What You Need to Know to Work in Trade Finance

eFC logo

Simply put, trade finance is the financing of the import and export of goods and services. Not surprisingly, the economic downturn forced private lenders to pull back on trade financing, just as in other areas of commercial lending. Now, trade financing is making a comeback, especially with increased interest in the customer base in emerging markets.

Predictions are that trade finance banking divisions and trade finance firms are likely to see modest growth in 2012. In an interview with eFinancialCareers, U.S. Bankcorp’s Robyn Todd, Vice President and Regional Sales Manager-Pacific Region, Global Trade Services, discusses the skills needed to work in trade finance.

"The best candidates will have a strong understanding of international trade," says Todd. "Individuals working in trade finance must understand the common issues that businesses confront when operating globally, such as political and economic risks, currency issues and cultural differences. Experience working in foreign countries or with companies engaged in international trade is valuable, and foreign language skills are a plus."

Financial vehicles or products used in trade finance

"We routinely work with letters of credit, documentary collections, banker’s acceptances, Eximbank-backed [Exim is short for export-import] transactions and international treasury management services," explained Todd.

Common job titles and responsibilities

"Entry-level positions are often found on the operations side of the business, whether it be processing international financial instruments or payments, or performing credit analysis on international banks," she says. "Mid-level positions include trade finance sales officers, country risk managers, operations supervisors and structured trade finance originators. Country managers, team managers and division managers are a few examples of senior-level positions within trade finance."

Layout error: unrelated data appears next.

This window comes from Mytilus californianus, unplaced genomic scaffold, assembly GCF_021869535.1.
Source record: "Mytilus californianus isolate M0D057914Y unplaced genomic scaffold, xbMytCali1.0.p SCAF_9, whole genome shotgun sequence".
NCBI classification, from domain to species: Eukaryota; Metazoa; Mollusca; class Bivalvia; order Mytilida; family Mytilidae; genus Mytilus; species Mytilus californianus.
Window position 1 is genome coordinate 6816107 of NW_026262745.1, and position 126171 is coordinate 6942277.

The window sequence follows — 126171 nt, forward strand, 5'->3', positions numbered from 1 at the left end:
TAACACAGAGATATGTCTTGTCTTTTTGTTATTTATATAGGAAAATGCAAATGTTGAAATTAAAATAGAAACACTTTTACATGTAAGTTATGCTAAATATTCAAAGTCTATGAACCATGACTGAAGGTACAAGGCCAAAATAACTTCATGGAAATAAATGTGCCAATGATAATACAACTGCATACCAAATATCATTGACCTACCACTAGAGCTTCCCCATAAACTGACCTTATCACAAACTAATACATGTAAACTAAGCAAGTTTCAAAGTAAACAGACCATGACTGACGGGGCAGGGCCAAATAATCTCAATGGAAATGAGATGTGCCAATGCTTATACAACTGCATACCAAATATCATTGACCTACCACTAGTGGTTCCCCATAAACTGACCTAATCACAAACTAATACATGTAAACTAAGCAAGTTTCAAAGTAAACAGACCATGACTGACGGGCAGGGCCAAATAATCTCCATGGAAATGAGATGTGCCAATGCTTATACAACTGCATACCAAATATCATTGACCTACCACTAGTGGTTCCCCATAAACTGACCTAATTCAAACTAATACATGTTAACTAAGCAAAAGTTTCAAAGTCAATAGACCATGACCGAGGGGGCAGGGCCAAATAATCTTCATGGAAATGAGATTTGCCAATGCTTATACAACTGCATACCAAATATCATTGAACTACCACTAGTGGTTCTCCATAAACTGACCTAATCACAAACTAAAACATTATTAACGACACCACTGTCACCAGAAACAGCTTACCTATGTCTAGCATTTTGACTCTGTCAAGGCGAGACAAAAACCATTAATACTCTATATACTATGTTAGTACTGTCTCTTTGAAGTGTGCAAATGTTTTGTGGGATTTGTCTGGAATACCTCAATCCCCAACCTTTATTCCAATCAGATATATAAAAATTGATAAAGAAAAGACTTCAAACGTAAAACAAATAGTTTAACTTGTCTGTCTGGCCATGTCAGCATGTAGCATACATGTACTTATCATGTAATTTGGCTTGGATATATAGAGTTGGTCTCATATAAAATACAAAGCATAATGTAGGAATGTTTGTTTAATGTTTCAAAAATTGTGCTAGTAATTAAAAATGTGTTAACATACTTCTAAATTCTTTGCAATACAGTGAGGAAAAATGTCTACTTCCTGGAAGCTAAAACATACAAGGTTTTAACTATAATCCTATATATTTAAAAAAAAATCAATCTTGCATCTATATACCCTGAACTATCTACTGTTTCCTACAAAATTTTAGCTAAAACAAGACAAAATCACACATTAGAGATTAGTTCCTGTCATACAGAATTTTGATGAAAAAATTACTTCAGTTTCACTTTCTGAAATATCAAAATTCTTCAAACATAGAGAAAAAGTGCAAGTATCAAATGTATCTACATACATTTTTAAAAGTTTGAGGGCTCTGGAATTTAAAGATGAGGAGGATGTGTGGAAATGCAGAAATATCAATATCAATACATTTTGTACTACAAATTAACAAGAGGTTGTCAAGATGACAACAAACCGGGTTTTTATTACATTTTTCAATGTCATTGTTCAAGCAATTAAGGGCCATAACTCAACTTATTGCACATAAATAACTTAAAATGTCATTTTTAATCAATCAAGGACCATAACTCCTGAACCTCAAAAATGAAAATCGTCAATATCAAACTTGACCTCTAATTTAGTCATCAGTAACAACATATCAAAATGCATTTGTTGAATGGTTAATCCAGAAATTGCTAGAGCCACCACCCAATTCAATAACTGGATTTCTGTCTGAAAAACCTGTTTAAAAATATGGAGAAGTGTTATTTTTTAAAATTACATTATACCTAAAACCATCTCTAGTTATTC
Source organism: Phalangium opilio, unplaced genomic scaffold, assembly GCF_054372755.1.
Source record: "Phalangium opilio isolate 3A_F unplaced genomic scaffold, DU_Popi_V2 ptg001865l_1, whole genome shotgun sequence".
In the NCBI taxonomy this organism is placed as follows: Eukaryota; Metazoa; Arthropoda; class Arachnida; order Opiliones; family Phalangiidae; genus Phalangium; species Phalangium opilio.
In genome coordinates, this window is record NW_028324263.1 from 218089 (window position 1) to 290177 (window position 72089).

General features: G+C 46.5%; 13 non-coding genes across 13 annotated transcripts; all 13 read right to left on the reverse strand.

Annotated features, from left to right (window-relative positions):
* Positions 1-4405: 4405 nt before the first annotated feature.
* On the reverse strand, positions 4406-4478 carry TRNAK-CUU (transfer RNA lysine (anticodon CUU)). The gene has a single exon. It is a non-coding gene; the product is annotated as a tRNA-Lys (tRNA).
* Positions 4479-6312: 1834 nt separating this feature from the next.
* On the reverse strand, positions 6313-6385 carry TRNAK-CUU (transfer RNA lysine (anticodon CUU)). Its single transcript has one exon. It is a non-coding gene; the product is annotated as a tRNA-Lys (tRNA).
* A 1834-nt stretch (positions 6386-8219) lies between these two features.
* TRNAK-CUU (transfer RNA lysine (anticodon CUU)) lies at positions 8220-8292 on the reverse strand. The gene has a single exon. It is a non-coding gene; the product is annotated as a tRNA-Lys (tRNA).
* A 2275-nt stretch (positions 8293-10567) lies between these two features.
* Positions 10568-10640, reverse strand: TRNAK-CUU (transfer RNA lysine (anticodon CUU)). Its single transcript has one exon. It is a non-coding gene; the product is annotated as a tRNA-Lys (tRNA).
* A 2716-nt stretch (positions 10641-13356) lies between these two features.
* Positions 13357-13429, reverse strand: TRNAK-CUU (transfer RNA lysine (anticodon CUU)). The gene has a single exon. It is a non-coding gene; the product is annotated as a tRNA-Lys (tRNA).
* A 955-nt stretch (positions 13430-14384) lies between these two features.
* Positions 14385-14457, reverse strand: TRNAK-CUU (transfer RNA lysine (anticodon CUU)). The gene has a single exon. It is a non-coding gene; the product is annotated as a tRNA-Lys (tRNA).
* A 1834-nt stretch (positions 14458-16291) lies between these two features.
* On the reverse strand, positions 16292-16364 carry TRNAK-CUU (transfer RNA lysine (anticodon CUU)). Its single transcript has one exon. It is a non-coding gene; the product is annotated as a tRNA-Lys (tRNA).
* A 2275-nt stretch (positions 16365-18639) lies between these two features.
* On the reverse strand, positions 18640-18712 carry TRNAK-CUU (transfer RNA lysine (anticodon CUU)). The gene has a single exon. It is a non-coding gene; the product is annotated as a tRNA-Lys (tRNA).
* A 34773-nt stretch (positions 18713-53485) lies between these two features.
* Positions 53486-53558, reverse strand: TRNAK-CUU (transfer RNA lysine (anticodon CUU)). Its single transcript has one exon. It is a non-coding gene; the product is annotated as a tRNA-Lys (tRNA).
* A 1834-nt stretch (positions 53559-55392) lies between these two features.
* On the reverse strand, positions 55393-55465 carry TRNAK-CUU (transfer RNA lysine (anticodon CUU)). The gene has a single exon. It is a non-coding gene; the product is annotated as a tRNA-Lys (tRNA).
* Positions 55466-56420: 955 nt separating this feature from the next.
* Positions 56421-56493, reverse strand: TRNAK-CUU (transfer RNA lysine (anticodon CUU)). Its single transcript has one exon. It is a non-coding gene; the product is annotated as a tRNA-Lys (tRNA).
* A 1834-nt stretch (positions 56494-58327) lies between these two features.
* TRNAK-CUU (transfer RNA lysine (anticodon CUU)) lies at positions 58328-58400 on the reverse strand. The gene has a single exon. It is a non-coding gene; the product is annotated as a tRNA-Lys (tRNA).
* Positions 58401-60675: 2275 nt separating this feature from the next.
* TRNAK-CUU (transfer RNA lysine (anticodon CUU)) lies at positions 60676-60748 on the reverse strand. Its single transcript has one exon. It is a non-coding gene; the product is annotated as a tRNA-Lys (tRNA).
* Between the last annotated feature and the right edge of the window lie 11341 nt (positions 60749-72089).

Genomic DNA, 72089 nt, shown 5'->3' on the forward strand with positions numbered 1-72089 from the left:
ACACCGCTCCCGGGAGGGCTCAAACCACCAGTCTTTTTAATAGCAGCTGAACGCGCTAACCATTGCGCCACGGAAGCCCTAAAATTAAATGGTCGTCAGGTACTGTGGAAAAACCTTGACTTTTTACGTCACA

Career trajectory

"Many careers start with entry-level positions in operational areas," Todd notes. "However, there is often an opportunity to move up, such as by gaining experience working for an importer or exporter, or having direct experience working for a foreign bank or in a foreign location. People with a background in finance or sales often pursue a career in trade finance."

Call for trade analysts and credit portfolio managers

Word on the street is that there’s a growing call for trade analysts and credit portfolio managers to work in trade finance here in the U.S., as well as a variety of trade finance professionals to work in Asia-Pacific.

"As more U.S. companies go global, the demand for trade specialists who understand the risks involved is increasing," she explains. "The demand for Asia-Pacific professionals here and abroad has risen rapidly as trade between the U.S. and Asia has grown significantly."


"Trade finance is a highly specialized field, therefore compensation can be higher than in traditional areas of commercial lending," says Todd.

Transitioning from commercial lender to international trade

"There are many unique aspects of international trade that a commercial lender would need to learn about," Todd points out. "However, if a commercial lender can build their understanding of the differences in payment methods, risks and cultures, they can certainly make that transition. Many commercial lenders have done it and are happy they did!"

Helps to be multi-lingual

"When you have language skills, your ability to work successfully with your trading partners and customers is greatly enhanced, as is your value to an organization. Among the important languages used in trade finance today are Chinese, Korean, Japanese and Spanish," says Todd.

Popular job sectors


Search jobs

Search articles